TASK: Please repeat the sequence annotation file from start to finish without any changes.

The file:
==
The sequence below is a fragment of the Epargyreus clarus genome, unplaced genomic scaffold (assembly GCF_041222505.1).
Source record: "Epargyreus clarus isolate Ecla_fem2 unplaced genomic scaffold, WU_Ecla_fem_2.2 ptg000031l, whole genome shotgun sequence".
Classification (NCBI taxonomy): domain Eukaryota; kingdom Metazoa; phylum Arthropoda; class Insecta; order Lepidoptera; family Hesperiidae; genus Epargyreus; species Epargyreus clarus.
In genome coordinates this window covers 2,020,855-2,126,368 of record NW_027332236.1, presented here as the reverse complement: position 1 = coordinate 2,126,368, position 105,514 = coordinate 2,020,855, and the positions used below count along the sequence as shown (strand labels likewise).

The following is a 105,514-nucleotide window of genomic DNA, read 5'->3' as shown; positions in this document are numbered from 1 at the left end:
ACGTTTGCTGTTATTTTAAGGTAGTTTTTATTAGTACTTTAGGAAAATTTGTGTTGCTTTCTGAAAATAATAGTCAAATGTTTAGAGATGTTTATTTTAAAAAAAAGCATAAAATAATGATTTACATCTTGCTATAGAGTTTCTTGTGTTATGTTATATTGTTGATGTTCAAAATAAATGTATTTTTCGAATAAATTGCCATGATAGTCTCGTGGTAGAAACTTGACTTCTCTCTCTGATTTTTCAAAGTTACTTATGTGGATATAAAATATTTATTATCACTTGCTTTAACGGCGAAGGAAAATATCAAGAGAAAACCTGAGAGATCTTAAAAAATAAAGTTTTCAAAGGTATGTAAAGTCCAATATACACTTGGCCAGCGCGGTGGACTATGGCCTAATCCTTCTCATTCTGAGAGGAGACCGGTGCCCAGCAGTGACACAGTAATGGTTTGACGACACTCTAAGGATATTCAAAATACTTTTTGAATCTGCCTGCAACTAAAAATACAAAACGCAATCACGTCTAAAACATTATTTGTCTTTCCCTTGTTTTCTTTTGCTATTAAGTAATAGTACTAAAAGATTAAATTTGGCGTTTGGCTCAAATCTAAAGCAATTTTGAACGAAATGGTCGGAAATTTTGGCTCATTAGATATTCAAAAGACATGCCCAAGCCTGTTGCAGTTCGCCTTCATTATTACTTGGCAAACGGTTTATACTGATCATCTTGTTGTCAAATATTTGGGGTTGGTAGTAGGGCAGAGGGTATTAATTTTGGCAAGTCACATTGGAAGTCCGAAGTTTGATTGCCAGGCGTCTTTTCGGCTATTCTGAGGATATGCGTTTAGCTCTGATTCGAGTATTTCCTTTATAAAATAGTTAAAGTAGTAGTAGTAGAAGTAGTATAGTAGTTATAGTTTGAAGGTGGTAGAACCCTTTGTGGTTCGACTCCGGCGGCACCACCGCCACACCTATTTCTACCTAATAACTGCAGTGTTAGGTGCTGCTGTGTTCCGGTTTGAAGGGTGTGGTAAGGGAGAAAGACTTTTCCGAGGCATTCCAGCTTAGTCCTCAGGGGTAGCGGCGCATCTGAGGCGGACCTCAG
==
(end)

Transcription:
The sequence below is a fragment of the Epargyreus clarus genome, unplaced genomic scaffold (assembly GCF_041222505.1).
Source record: "Epargyreus clarus isolate Ecla_fem2 unplaced genomic scaffold, WU_Ecla_fem_2.2 ptg000031l, whole genome shotgun sequence".
Classification (NCBI taxonomy): domain Eukaryota; kingdom Metazoa; phylum Arthropoda; class Insecta; order Lepidoptera; family Hesperiidae; genus Epargyreus; species Epargyreus clarus.
In genome coordinates this window covers 2,020,855-2,126,368 of record NW_027332236.1, presented here as the reverse complement: position 1 = coordinate 2,126,368, position 105,514 = coordinate 2,020,855, and the positions used below count along the sequence as shown (strand labels likewise).

The following is a 105,514-nucleotide window of genomic DNA, read 5'->3' as shown; positions in this document are numbered from 1 at the left end:
ACGTTTGCTGTTATTTTAAGGTAGTTTTTATTAGTACTTTAGGAAAATTTGTGTTGCTTTCTGAAAATAATAGTCAAATGTTTAGAGATGTTTATTTTAAAAAAAAGCATAAAATAATGATTTACATCTTGCTATAGAGTTTCTTGTGTTATGTTATATTGTTGATGTTCAAAATAAATGTATTTTTCGAATAAATTGCCATGATAGTCTCGTGGTAGAAACTTGACTTCTCTCTCTGATTTTTCAAAGTTACTTATGTGGATATAAAATATTTATTATCACTTGCTTTAACGGCGAAGGAAAATATCAAGAGAAAACCTGAGAGATCTTAAAAAATAAAGTTTTCAAAGGTATGTAAAGTCCAATATACACTTGGCCAGCGCGGTGGACTATGGCCTAATCCTTCTCATTCTGAGAGGAGACCGGTGCCCAGCAGTGACACAGTAATGGTTTGACGACACTCTAAGGATATTCAAAATACTTTTTGAATCTGCCTGCAACTAAAAATACAAAACGCAATCACGTCTAAAACATTATTTGTCTTTCCCTTGTTTTCTTTTGCTATTAAGTAATAGTACTAAAAGATTAAATTTGGCGTTTGGCTCAAATCTAAAGCAATTTTGAACGAAATGGTCGGAAATTTTGGCTCATTAGATATTCAAAAGACATGCCCAAGCCTGTTGCAGTTCGCCTTCATTATTACTTGGCAAACGGTTTATACTGATCATCTTGTTGTCAAATATTTGGGGTTGGTAGTAGGGCAGAGGGTATTAATTTTGGCAAGTCACATTGGAAGTCCGAAGTTTGATTGCCAGGCGTCTTTTCGGCTATTCTGAGGATATGCGTTTAGCTCTGATTCGAGTATTTCCTTTATAAAATAGTTAAAGTAGTAGTAGTAGAAGTAGTATAGTAGTTATAGTTTGAAGGTGGTAGAACCCTTTGTGGTTCGACTCCGGCGGCACCACCGCCACACCTATTTCTACCTAATAACTGCAGTGTTAGGTGCTGCTGTGTTCCGGTTTGAAGGGTGTGGTAAGGGAGAAAGACTTTTCCGAGGCATTCCAGCTTAGTCCTCAGGGGTAGCGGCGCATCTGAGGCGGACCTCAG